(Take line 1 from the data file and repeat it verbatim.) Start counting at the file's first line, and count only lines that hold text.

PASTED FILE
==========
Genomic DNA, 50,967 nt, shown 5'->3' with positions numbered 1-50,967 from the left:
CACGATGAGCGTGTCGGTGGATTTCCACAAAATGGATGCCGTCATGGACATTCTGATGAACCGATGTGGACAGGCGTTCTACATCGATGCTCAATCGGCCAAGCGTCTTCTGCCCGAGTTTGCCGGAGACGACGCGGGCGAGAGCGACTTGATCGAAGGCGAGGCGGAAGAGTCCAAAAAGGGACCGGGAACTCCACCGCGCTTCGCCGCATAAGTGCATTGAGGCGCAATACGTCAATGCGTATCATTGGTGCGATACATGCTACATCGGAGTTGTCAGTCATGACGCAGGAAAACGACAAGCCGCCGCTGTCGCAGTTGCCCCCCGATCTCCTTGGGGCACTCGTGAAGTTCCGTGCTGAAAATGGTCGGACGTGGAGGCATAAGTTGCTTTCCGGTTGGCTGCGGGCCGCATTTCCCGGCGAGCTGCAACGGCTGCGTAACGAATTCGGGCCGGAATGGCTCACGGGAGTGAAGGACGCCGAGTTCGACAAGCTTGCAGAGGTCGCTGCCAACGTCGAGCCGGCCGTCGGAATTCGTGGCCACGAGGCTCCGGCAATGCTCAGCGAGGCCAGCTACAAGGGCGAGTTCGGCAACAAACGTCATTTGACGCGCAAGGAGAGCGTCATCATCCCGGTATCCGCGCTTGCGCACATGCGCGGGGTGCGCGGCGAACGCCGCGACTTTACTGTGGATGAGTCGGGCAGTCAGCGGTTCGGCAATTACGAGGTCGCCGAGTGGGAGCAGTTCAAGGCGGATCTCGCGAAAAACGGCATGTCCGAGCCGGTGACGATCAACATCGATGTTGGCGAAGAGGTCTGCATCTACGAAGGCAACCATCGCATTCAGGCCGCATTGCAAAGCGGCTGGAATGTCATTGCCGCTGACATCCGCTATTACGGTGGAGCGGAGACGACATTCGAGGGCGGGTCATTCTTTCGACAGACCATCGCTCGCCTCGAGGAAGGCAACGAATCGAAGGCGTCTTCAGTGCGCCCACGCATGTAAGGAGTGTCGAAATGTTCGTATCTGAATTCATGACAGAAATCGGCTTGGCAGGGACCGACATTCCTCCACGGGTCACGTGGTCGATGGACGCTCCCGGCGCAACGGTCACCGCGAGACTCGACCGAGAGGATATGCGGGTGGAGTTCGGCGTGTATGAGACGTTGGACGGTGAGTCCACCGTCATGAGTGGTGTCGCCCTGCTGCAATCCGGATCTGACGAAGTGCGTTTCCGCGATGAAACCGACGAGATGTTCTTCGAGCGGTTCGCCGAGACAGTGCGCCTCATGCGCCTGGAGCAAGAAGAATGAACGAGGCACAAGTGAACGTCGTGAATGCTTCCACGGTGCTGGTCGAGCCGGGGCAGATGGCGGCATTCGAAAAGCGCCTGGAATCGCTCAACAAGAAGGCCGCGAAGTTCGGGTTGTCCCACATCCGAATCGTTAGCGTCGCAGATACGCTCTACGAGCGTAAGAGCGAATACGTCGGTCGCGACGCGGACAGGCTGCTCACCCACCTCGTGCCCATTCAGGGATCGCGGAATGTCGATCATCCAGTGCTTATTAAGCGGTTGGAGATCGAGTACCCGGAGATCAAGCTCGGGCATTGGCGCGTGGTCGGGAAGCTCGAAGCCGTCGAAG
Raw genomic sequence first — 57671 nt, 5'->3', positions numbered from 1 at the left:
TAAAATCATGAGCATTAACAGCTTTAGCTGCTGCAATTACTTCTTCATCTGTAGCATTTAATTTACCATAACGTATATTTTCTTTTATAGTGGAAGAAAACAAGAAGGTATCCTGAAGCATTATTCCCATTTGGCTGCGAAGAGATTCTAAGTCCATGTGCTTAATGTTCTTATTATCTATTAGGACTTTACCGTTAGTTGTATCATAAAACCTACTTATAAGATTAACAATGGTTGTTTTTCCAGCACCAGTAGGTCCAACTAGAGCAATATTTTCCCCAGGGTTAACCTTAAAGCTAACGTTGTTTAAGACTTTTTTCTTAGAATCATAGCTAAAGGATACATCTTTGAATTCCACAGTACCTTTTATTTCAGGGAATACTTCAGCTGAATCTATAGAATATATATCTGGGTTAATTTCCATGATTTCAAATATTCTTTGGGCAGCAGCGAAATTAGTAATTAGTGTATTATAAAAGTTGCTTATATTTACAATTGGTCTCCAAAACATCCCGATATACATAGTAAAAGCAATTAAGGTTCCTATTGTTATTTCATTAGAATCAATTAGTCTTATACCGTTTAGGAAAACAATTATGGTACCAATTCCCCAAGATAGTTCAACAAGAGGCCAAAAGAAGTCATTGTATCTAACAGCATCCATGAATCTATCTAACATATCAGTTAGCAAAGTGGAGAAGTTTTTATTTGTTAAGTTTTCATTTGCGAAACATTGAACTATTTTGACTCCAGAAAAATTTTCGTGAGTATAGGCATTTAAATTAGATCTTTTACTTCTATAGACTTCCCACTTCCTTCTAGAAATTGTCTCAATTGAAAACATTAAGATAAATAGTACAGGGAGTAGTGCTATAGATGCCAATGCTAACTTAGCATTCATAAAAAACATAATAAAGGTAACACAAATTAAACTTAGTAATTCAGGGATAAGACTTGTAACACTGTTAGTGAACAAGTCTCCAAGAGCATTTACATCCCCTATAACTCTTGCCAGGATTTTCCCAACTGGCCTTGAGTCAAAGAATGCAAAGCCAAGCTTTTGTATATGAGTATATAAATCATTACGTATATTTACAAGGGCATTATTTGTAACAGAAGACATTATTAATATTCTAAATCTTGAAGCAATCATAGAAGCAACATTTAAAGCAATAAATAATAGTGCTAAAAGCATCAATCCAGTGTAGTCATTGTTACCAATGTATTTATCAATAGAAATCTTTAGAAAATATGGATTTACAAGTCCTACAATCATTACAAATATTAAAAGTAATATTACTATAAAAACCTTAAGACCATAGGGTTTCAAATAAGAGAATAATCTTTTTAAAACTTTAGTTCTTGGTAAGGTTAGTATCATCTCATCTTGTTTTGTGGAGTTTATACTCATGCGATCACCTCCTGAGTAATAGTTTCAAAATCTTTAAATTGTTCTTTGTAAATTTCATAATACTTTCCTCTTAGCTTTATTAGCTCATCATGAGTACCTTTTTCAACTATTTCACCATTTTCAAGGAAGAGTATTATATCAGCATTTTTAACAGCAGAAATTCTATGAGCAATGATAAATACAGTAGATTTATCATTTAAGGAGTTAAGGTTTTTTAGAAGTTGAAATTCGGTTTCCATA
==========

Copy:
Genomic DNA, 50,967 nt, shown 5'->3' with positions numbered 1-50,967 from the left: